Maybe Marijuana Can't Save Democrats

More

Recently, I wrote about the idea emerging among some Democrats that marijuana ballot initiatives help Democratic candidates by attracting young voters who show up to support legalization and vote Democrat while they're there. The logic is similar to what Karl Rove had in mind when he encouraged anti-gay-marriage ballot initiatives in the 2004 race, as a way of juicing support among evangelicals for George W. Bush. (Rove succeeded on the latter, but is losing on the former.)

I mentioned in the original post that political scientists who have studied the gay marriage initiatives disagree over whether or not they actually helped Bush. This came as news to me--I'd assumed, as I think most people did, that they'd worked flawlessly (from Rove's point of view). The reason they were not an unalloyed good for Republicans is that the initiatives, in addition to drawing out opponents of gay marriage, also motivated supporters to show up and vote against them--and these people also generally opposed Bush. (See, for example, here.) So there was an offsetting effect.

This will not come as welcome news to the many pot supporters who were excited about my post. But it's obviously relevant to the discussion. If you accept the argument of those academics who are skeptical about the effectiveness of Rove's ploy--and their point makes intuitive sense to me--then you'd also have to believe that the effect of marijuana ballot initiatives will be more circumscribed than supporters would like to believe.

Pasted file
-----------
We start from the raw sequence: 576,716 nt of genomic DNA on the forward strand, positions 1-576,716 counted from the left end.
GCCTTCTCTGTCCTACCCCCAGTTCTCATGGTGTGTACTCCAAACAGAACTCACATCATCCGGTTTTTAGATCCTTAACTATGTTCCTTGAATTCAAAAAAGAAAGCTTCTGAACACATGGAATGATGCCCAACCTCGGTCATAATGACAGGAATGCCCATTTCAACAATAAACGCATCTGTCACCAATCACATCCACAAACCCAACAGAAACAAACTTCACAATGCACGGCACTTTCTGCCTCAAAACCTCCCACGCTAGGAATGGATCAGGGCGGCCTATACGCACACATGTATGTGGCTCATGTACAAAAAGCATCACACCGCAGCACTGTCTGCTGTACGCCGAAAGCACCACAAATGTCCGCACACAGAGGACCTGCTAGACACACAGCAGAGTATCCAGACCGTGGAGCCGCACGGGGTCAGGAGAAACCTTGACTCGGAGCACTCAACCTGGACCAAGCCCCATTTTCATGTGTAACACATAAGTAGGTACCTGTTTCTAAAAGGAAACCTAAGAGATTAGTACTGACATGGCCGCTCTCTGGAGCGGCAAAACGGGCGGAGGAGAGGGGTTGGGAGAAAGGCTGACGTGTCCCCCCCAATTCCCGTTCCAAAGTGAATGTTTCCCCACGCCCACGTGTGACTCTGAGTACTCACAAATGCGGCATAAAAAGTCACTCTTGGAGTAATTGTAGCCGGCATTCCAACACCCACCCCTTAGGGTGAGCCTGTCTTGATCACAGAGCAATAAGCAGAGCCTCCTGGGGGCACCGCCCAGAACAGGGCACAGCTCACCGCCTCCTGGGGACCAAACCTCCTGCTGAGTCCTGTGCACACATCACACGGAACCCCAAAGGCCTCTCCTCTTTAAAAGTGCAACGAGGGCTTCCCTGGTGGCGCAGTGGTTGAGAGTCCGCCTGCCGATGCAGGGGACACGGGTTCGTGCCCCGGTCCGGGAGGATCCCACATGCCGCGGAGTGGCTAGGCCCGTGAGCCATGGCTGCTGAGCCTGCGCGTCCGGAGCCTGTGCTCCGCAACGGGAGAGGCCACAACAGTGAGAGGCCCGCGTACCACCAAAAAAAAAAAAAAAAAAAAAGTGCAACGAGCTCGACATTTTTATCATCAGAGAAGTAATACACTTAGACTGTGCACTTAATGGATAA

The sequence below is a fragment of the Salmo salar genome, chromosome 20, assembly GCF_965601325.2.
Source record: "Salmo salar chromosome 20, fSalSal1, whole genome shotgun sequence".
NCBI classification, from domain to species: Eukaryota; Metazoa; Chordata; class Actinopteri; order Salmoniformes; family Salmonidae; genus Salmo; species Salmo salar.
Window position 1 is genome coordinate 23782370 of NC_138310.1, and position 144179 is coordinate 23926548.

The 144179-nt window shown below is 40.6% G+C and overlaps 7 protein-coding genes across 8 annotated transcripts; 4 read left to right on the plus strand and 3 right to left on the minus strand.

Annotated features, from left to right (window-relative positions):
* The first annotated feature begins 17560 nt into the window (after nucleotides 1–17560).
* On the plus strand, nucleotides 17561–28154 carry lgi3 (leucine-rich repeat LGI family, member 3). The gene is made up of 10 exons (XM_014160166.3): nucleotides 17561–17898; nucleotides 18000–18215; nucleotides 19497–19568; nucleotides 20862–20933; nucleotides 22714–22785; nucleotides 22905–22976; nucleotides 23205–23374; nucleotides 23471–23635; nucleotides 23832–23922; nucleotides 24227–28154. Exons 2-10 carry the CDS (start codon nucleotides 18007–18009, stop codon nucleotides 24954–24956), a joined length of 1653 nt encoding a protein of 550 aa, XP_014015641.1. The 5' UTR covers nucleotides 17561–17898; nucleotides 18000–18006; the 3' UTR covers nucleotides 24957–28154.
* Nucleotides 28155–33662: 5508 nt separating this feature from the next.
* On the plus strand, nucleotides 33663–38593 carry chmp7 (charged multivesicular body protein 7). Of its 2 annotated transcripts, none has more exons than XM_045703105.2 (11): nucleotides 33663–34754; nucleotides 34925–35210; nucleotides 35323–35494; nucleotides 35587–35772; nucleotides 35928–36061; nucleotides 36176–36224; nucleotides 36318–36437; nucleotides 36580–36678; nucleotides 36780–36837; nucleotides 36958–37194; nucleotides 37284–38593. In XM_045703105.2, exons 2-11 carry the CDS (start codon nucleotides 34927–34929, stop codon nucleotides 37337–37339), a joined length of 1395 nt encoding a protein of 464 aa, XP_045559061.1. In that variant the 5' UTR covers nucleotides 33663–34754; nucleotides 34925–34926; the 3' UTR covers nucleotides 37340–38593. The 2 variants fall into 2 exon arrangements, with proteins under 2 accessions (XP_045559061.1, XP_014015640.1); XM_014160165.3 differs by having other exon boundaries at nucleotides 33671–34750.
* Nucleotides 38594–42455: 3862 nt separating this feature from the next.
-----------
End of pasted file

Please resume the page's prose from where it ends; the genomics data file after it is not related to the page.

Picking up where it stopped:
From what I've read of the literature, there does seem to be some fairly compelling evidence that the anti-gay marriage initiatives had an effect in areas with heavy concentrations of Protestant evangelicals. That would imply that the effect of marijuana initiatives on Democratic candidates would be strongest in areas with heavy concentrations of pot supporters--i.e., blue states like California, but probably not red states. Sorry to be a buzz kill.

h/t to Brendan Nyhan at the University of Michigan

Jump to comments
Presented by

Joshua Green is a former senior editor at The Atlantic.

Get Today's Top Stories in Your Inbox (preview)

The Death of Film: After Hollywood Goes Digital, What Happens to Movies?

You'll never hear the whirring sound of a projector again.


Elsewhere on the web

Join the Discussion

After you comment, click Post. If you’re not already logged in you will be asked to log in or register. blog comments powered by Disqus

Video

The Death of Film

You'll never hear the whirring sound of a projector again.

Video

How to Hunt With Poison Darts

A Borneo hunter explains one of his tribe's oldest customs: the art of the blowpipe

Video

A Delightful, Pixar-Inspired Cartoon

An action figure and his reluctant sidekick trek across a kitchen in search of treasure.

Video

I Am an Undocumented Immigrant

"I look like a typical young American."

Video

Why Did I Study Physics?

Using hand-drawn cartoons to explain an academic passion

Writers

Up
Down

More in Politics

Just In